Sunday, August 23, 2009

Petroglyph National Monument And 14th Century Total Solar Eclipses

Oops! This was published a bit prematurely when I accidentally hit the publish button. . . It is, or will be. . . a somewhat updated and improved version of some comments that I made on an archaeologist's Facebook page recently.

I won't temporarily delete it by saving it as a draft again, but please consider this blog post to be a work in progress that will be worked on over the weekend before being finalized -

According to the information provided on the official Petroglyph National Monument website's FAQ page "Many of the American Indian petroglyph images were etched 300 to 700 years ago." Guess what. . . The paths of totality of several total solar eclipses criss-crossed New Mexico in the 14th century. The first was a hybrid eclipse that occurred on September 27, 1372 which would have been a total solar eclipse over New Mexico somewhat to the north east of the area. It was followed less than five years later by a total solar eclipse which would have been seen at the site and in much of northern New Mexico on May 16, 1379. On May 26, 1397, another total solar eclipse would have been witnessed in the area. That is three total solar eclipses within a space of 25 years. It is exactly this kind of series of total solar eclipses which inspires such responses.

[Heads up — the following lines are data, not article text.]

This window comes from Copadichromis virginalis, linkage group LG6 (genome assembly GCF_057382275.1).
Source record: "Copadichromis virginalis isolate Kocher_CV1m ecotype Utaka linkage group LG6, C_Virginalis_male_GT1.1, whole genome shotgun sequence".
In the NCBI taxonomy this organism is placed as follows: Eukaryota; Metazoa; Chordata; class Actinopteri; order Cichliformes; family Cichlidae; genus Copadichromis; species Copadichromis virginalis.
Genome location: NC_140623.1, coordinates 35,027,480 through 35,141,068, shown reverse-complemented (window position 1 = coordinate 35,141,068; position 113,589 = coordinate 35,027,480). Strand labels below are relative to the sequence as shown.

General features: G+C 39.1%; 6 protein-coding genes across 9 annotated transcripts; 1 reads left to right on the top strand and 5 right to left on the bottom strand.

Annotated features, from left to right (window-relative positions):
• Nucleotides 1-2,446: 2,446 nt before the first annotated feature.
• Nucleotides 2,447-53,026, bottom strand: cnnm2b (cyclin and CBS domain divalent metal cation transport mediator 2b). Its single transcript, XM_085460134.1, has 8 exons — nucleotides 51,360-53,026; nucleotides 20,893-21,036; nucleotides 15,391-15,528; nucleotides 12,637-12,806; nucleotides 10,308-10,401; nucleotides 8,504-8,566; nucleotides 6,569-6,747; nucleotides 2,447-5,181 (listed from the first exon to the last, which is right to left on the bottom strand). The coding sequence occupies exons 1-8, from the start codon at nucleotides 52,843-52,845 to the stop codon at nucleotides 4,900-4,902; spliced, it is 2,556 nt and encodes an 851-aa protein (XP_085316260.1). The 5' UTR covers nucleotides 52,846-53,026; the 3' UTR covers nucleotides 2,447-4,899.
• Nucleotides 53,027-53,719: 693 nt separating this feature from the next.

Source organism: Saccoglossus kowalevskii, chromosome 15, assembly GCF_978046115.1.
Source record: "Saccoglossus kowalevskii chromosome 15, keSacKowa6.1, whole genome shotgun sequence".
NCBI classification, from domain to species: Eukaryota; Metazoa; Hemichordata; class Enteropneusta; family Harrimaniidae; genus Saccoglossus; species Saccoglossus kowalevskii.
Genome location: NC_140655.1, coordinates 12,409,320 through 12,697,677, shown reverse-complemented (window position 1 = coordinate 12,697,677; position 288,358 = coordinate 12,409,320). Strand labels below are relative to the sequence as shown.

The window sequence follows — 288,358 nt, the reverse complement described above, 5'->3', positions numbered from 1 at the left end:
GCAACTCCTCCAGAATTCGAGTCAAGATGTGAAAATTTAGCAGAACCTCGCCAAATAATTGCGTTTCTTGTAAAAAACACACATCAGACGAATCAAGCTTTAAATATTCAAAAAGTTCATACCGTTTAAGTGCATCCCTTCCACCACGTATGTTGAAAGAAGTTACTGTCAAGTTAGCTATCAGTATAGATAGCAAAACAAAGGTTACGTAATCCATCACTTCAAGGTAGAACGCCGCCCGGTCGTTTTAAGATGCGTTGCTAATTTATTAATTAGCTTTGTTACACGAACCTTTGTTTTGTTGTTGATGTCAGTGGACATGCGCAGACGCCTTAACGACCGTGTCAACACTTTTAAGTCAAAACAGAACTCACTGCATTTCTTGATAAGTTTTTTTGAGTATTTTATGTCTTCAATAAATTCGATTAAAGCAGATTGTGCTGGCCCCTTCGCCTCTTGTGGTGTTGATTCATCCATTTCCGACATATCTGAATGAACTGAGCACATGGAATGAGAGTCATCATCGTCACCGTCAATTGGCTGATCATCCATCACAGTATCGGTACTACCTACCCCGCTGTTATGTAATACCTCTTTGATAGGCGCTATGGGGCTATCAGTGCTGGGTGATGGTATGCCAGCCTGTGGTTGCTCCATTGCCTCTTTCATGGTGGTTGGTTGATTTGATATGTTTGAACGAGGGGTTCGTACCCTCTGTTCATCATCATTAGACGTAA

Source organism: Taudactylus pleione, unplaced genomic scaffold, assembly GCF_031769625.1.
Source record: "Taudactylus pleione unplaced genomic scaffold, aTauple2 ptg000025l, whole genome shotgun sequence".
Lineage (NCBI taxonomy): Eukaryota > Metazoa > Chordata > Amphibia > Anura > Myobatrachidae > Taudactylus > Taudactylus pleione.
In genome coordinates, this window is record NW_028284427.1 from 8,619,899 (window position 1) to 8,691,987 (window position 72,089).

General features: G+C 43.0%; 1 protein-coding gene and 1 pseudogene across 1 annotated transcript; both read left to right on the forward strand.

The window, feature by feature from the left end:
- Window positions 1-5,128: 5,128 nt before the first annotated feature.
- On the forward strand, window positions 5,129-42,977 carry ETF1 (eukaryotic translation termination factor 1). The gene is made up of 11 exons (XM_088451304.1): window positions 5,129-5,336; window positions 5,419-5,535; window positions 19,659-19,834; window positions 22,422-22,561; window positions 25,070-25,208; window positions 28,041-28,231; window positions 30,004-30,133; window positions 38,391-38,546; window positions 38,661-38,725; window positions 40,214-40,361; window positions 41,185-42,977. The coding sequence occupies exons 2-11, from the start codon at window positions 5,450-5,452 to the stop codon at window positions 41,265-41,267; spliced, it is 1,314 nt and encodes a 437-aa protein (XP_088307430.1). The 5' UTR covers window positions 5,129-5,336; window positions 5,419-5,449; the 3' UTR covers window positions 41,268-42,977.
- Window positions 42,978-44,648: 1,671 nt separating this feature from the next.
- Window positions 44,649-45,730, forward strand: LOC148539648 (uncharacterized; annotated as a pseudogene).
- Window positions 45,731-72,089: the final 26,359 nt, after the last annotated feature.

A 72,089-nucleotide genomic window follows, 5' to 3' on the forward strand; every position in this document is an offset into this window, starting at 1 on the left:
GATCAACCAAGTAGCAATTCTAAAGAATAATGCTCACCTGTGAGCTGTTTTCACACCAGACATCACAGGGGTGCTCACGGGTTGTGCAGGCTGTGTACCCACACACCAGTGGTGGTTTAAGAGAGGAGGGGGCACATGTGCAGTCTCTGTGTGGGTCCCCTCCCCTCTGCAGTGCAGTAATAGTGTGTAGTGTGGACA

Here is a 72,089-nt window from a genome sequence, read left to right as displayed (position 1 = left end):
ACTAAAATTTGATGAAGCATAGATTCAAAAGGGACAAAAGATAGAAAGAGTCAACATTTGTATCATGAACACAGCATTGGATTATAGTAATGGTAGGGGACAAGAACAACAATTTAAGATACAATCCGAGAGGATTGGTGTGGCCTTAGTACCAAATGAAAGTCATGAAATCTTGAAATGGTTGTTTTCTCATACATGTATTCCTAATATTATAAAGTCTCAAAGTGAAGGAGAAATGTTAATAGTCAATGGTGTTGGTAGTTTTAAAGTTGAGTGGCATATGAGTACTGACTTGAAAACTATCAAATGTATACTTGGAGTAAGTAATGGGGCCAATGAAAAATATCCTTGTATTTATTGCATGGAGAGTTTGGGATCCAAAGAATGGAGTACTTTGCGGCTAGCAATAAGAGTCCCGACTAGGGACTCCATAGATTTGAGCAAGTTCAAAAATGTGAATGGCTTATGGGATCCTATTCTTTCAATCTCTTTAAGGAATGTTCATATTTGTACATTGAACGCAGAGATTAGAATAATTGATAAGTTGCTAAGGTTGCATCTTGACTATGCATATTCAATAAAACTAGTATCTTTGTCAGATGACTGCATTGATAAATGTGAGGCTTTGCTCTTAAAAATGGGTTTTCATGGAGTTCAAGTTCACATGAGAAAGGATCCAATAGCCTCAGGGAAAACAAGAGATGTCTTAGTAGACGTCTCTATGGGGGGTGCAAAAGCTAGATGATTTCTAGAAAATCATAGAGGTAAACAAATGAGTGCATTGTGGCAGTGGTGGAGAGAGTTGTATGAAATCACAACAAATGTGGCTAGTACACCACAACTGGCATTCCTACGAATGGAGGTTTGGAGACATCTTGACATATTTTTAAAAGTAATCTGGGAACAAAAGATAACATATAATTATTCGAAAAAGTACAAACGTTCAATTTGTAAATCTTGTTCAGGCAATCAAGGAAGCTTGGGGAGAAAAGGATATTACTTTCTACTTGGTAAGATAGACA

The 15th century was not terribly interesting, but two total solar eclipses were seen over New Mexico in the 16th century. One hybrid eclipse would have been potentially observable to the south of the area on March 18, 1531 and a total solar eclipse over the area and all of central New Mexico occurred on April 28 1557. I see several petroglyphs that seem to be inspired by total solar eclipse phenomena just in the few photos you have provided here Jim.

Early eclipses -

No comments:

Post a Comment

Give us a piece of your mind.